And collectivity – collective art, and collective heroism.
The views in this article are entirely my own and do not reflect that of any organisation I work with. They should be considered reflective of my position at the time of writing, which may have since changed.
We don’t have much time. The ice is melting, and people are dying.
The news scroller in the hospital tells me that the pound is surging and the stock market is rising now the Tories have won. It tells me that the Democrats intend to impeach Trump. Trump has struck a trade deal with China, and humans are responsible for making American parrots extinct. Progressive hope seems downtrodden, and my friends are all looking at each other while we try to make sense of what happened. Nobody knows how it went so wrong. How the country voted for such a monumentally destructive course (in my functionally middle-class remainer position). We all have suspicions.
The world feels hopeless. Between Trump and Bolsonaro, Johnson, Jinping, Modi, Putin.
Now is a time for artists; now is a time for heroes.
We can be those heroes. We can make the art that the world demands, we can build those bridges between people, experiences, hopes, and desires.
Maybe it’s naive of me, but I believe that most people are open to this, to some degree. Maybe I’m naive in wanting to do that work, in wanting to open myself, my heart, my queer, trans, crip body, and invite people in. Maybe I want to talk about what it means to be a benefit scrounger to people who speak disparagingly of us. Maybe I want to answer these questions so nobody else has to.
Maybe I want to make the art that centres on these experiences from my perspective, whilst reaching out to other people. Maybe I want to ask for their stories, backgrounds, beliefs, and experiences and write work that welcomes them in. I want to write about people like myself and people not like myself. I want to learn to make the art that the world needs, in the time that it needs.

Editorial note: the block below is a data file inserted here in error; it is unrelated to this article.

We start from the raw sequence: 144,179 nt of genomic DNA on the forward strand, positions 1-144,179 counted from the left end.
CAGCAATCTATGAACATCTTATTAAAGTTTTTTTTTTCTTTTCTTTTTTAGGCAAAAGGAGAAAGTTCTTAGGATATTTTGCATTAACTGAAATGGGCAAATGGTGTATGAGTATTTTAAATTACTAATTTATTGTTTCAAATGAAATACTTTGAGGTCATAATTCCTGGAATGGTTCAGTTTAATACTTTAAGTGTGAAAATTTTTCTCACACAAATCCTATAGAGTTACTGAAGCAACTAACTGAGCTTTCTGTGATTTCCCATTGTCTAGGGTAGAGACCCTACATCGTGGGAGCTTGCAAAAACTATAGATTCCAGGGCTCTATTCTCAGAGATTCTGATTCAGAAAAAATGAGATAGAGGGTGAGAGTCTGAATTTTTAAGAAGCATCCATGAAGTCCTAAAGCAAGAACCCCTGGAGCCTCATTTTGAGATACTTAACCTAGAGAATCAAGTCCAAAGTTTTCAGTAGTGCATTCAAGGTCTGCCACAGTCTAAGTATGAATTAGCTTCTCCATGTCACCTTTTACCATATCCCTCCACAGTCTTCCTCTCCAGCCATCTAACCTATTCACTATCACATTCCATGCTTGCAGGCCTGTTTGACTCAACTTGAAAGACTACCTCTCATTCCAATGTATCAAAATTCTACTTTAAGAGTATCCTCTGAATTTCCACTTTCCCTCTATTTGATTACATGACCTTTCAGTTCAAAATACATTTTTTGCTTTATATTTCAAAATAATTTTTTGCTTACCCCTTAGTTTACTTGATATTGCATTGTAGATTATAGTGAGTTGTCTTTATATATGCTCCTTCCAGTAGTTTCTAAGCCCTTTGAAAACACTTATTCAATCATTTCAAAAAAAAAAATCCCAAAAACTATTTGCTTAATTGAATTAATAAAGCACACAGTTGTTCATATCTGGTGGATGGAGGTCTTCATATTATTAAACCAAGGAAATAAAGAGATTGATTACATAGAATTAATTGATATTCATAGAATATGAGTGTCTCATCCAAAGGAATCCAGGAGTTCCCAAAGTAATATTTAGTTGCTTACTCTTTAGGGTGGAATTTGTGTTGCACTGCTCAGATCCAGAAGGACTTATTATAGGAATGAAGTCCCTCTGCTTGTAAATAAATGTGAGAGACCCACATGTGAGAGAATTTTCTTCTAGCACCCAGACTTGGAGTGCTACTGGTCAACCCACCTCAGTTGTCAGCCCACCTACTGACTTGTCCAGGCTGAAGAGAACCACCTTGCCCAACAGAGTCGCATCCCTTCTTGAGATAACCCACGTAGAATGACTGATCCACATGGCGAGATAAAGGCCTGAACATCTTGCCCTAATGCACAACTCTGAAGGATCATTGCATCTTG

We lost this election brutally. We failed to reach out, and to be reached out to. A whole proportion of the population feels abandoned, whichever way you look. Racism and bigotry are on the rise, and as artists we have an obligation to respond to that. To highlight it, or to resist it. To write about it or against it. And over, and over, to refute it. To say that people can, and must, be better.
As artists, this is our time, if we are bold enough to grasp it.
We need to commit to regular practice on days when the grey cloud hangs so low our minds seem to be swallowed by it. We need to talk and hope a future, and we need to art it into being. When we feel like we cannot go on creating, we cannot go on at all, we need to reach out to other artists.
We need to build resilient communities and communal working methods that can last beyond the immediate crisis to look at the future. We need to not be destroyed by bad news, when we are stronger than that.
We need to ask better of ourselves and the people around us. It is an act of love to challenge someone, to ‘call in’, to understand why they behaved a certain way, to support them in understanding our reaction. It is an act of love to trust someone enough, and trust your friendship enough, to challenge them. It is also an act of love to accept that there are always ways we could all always be better. We could always read more, write more, learn more.
We are artists. We have the duty to bear hope
We need to look at reality and promise hope. Not the easy hope that says “do nothing, and the world will improve” but the challenging hope that gives us the courage to do the work, day after day, week after week, month after month, and year after year. The challenging hope that lets us look at the world, clear eyed, and see how we can make it a better place.
We can, because we must
We can because there is no other choice
We can, because we love